PublicationsSystematic reviewsArgumentative non-fiction writing, 7-14Press release
Teaching argumentative non-fiction writing to 7–14 year olds: A systematic review of the evidence of successful practice. Press release

New EPPI-Centre Review: Teaching argumentative non-fiction writing to 7–14 year olds

30 June 2006

Teachers need to be helped to prepare pupils to argue well in writing, starting at primary school by encouraging them to reason, to think critically, and to use specific techniques to improve writing skills in this area, according to a new review of research.

The Government-funded review, led by Professor Richard Andrews and Dr Carole Torgerson of the University of York, found that successful writing practice depends on motivated pupils being encouraged to plan, draft, edit and revise their writing and requires some degree of training in cognitive reasoning – the combination of reasoning and specific compositional skills is the key. It is also promoted by peer collaboration, where pupils develop their ideas through dialogue.

Specific strategies that help 7–14 year olds with argumentative non-fiction writing include giving them structures and devices that aid composition, such as ‘brainstorming’, organising and sequencing ideas, and evaluating them, say the researchers. They found that planning that was ‘extensive, elaborated and hierarchical’ could produce better argued and written essays.

In one study, for instance, teachers successfully used the mnemonic TREE to help pupils organise their essays: Tell what you believe (i.e. state the proposition or ‘topic sentence’), give three or more Reasons (to support why you believe this), Examine each reason (why will my reader buy it?), and End it (write a conclusion).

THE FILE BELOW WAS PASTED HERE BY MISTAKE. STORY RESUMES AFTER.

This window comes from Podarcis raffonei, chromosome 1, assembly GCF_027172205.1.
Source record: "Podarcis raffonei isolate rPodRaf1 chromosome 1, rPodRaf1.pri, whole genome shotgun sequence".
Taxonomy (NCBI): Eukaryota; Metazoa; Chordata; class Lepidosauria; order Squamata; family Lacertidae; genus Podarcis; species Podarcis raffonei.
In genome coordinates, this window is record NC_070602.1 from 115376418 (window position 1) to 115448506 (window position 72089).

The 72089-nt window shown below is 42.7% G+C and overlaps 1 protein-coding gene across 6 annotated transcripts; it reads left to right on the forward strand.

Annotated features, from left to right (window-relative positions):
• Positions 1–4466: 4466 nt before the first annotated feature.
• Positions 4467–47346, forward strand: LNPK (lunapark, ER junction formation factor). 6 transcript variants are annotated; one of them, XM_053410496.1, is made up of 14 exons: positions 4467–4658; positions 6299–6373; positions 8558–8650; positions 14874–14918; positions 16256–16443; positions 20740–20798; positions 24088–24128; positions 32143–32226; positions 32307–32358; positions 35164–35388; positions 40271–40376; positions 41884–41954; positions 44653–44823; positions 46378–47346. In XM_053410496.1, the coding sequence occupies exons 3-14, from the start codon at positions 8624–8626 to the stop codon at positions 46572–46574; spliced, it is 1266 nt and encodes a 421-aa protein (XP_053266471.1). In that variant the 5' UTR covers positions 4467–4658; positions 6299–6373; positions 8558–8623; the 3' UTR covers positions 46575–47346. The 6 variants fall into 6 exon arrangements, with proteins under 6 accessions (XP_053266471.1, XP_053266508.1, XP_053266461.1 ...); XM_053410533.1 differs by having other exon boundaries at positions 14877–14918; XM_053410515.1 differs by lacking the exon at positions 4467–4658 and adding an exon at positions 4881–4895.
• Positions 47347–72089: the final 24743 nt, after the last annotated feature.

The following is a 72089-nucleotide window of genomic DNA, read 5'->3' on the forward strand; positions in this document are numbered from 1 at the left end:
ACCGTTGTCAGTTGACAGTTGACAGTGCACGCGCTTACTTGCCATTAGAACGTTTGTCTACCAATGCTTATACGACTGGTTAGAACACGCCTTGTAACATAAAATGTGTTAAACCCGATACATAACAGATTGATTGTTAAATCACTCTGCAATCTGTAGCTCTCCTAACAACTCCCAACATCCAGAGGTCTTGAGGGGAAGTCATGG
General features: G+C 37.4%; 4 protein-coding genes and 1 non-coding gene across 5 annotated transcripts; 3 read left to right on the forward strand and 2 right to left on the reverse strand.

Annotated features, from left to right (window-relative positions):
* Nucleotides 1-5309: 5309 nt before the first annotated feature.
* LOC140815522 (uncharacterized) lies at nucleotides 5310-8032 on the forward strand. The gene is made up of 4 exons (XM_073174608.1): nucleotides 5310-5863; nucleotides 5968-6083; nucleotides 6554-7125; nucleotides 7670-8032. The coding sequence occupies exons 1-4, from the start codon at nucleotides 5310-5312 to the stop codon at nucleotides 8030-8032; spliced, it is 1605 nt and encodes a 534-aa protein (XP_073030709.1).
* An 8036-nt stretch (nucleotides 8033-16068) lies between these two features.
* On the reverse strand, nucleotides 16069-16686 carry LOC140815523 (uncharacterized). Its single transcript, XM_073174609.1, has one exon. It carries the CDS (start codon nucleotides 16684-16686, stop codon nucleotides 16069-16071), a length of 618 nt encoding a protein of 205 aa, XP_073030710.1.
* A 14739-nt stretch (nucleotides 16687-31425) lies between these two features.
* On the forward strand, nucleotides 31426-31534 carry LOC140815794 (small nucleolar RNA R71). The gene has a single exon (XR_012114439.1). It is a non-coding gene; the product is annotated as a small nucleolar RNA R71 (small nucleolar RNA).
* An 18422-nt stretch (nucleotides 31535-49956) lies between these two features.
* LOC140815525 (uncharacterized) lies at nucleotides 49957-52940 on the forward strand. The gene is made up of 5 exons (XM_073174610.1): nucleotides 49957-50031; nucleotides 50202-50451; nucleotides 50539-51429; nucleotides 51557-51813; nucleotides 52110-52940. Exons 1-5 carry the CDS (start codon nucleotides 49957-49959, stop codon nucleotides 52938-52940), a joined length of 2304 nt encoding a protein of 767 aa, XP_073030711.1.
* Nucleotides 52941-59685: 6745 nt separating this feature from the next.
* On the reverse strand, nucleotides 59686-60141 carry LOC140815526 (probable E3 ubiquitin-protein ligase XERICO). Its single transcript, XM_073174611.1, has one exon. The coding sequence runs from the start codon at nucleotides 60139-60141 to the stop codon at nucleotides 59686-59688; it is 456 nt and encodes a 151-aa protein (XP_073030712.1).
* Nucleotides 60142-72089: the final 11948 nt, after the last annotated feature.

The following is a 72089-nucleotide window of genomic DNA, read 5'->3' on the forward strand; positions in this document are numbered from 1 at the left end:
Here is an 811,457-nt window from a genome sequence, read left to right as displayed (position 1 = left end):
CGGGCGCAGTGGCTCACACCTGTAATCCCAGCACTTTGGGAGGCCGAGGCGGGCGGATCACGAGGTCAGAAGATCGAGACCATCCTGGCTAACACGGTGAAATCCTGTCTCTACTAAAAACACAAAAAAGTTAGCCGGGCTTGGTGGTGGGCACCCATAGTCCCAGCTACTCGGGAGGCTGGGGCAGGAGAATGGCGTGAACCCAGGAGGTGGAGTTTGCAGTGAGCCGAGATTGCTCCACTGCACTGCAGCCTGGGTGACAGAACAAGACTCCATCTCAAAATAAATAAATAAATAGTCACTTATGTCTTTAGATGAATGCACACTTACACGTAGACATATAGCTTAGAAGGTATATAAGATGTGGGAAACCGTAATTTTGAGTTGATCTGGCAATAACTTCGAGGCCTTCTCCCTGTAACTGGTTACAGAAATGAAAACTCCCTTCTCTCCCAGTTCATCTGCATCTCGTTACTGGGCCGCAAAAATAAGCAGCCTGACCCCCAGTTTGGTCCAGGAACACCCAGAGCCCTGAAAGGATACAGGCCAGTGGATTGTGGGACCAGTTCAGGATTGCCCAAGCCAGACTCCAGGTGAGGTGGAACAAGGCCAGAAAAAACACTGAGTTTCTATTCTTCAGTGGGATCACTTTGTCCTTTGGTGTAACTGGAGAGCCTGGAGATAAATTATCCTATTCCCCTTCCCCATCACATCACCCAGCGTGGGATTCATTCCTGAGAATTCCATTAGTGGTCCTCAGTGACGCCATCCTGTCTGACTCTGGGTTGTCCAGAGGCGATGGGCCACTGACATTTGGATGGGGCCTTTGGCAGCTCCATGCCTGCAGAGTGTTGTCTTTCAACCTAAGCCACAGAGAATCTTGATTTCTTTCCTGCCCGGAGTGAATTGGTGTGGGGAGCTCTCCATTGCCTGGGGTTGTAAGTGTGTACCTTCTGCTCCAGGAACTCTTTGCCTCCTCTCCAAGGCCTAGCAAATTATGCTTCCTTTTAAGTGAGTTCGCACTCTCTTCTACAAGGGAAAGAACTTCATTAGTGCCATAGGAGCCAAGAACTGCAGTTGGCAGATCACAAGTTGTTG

Other helpful strategies included the use of oral argument to inform written argument, the identification of the target audience for the writing, and the demonstration of argumentative writing by the teacher.

The review comes at a time when teachers, pupils and policy-makers are keen to know how best to teach and learn this kind of writing at Key Stages 2 and 3 in the National Curriculum. Competence in writing lags behind that in reading in Key Stage 2 assessment tests, and pupils find non-fiction writing especially difficult.

Teachers are often unsure how to teach argumentative non-fiction writing, partly because most of them are trained in the literary tradition.

The review team sought out studies of teaching this kind of writing that had been published in English since 1990. They selected 29 for close inspection and chose the best 11 as the basis for their report. Of these, ten were from the USA and one from Canada.

Now the researchers want to see new studies carried out in the UK on the teaching and learning of argumentative writing in the 7–14 age group, to help teachers teach and pupils learn how to tackle it.

‘The development of such writing skills for pupils is essential in helping to develop a critical voice and for participation in the world of work and in democracies,’ they say.

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